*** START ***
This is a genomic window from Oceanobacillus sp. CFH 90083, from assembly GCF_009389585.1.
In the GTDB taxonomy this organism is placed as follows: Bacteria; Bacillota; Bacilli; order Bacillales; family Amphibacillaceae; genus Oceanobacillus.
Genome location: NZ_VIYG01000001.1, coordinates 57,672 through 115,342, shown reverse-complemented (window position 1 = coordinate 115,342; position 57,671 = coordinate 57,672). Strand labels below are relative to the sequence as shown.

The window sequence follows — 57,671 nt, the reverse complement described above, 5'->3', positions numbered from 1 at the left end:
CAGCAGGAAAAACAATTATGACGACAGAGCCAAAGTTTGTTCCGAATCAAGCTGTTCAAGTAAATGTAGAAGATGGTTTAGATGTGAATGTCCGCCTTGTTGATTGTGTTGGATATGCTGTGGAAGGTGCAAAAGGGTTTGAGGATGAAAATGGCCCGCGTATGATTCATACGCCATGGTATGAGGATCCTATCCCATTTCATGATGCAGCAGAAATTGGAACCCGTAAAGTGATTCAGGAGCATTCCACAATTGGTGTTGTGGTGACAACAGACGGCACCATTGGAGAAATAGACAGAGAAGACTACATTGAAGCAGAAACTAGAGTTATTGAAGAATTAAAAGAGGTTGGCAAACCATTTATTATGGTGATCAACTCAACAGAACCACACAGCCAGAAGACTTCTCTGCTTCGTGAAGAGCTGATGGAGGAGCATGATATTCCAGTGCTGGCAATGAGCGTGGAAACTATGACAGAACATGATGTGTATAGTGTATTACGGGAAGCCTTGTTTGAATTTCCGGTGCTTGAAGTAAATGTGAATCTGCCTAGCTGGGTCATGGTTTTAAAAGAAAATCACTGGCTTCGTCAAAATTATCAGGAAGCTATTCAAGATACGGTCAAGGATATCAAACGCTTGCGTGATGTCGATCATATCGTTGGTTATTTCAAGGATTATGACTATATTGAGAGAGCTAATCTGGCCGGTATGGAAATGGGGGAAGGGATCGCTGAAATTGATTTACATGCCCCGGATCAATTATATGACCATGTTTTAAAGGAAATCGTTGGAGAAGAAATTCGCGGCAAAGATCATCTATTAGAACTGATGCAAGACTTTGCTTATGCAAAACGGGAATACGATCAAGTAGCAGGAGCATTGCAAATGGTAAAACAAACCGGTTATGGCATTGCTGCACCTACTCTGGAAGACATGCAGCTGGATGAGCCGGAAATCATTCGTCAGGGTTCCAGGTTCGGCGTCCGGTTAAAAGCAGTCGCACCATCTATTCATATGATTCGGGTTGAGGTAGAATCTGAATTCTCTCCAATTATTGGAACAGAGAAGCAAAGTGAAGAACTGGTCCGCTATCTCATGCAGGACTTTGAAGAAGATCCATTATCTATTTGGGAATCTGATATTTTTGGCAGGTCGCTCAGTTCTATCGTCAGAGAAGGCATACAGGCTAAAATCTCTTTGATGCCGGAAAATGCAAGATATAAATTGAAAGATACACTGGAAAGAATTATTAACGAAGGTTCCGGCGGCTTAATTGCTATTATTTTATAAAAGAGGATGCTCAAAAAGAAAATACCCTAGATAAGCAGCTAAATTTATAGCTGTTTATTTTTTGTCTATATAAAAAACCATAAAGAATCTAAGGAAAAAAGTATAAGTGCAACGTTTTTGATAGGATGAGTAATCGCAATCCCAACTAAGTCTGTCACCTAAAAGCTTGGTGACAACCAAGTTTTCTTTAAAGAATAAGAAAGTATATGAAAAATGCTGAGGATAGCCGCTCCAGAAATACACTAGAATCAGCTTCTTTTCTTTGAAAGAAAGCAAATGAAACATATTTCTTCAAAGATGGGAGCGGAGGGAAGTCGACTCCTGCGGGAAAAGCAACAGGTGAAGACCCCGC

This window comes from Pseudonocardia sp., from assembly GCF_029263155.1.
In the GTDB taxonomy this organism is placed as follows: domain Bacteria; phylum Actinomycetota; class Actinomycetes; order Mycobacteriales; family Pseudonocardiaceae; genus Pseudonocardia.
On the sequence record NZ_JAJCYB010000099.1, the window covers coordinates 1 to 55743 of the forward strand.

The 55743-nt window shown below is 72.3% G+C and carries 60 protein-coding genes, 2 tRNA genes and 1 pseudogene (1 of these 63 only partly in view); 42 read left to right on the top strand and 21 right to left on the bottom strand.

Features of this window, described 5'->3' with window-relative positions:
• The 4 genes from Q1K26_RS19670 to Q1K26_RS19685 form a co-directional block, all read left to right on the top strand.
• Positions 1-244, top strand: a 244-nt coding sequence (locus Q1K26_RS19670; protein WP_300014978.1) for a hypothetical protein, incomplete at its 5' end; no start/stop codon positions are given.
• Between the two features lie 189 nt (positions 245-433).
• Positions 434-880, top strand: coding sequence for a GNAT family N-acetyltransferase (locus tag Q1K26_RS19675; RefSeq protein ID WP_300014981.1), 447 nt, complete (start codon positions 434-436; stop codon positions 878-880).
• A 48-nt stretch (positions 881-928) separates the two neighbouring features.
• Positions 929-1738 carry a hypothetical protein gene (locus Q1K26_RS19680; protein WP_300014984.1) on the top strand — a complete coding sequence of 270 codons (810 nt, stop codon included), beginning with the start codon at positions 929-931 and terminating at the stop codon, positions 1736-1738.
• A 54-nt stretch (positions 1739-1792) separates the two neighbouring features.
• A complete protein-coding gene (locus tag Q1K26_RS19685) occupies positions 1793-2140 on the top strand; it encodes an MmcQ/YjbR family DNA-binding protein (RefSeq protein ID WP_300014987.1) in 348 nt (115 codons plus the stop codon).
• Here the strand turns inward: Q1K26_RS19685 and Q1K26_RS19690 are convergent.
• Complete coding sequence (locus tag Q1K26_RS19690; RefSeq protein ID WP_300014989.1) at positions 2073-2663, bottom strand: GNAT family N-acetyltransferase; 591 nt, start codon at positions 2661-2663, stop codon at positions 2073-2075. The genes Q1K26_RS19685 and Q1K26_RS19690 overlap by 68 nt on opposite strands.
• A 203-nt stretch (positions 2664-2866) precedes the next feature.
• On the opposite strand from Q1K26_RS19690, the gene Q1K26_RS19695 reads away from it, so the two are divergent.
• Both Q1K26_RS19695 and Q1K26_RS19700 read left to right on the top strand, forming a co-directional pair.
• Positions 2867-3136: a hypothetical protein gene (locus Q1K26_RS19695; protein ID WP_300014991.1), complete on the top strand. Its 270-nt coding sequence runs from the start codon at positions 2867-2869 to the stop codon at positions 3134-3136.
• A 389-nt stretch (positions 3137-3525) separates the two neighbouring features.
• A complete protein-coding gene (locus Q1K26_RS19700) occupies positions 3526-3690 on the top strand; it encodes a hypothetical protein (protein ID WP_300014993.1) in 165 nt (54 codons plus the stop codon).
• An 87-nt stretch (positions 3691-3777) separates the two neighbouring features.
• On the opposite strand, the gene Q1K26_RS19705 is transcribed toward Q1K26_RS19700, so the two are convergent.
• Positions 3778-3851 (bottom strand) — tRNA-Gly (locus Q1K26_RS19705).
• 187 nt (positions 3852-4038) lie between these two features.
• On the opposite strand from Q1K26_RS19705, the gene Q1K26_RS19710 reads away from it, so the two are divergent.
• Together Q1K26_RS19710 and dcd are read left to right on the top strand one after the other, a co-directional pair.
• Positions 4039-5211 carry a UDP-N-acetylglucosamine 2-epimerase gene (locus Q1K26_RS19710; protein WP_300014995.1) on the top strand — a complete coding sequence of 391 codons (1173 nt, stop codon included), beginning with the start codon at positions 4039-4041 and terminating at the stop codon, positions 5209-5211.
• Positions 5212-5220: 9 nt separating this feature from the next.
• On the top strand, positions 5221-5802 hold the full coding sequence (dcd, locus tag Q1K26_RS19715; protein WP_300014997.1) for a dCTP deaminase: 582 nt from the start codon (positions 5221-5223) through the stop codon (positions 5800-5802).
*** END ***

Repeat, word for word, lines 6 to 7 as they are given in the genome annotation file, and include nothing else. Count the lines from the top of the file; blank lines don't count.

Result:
This window comes from Pseudonocardia sp., from assembly GCF_029263155.1.
In the GTDB taxonomy this organism is placed as follows: domain Bacteria; phylum Actinomycetota; class Actinomycetes; order Mycobacteriales; family Pseudonocardiaceae; genus Pseudonocardia.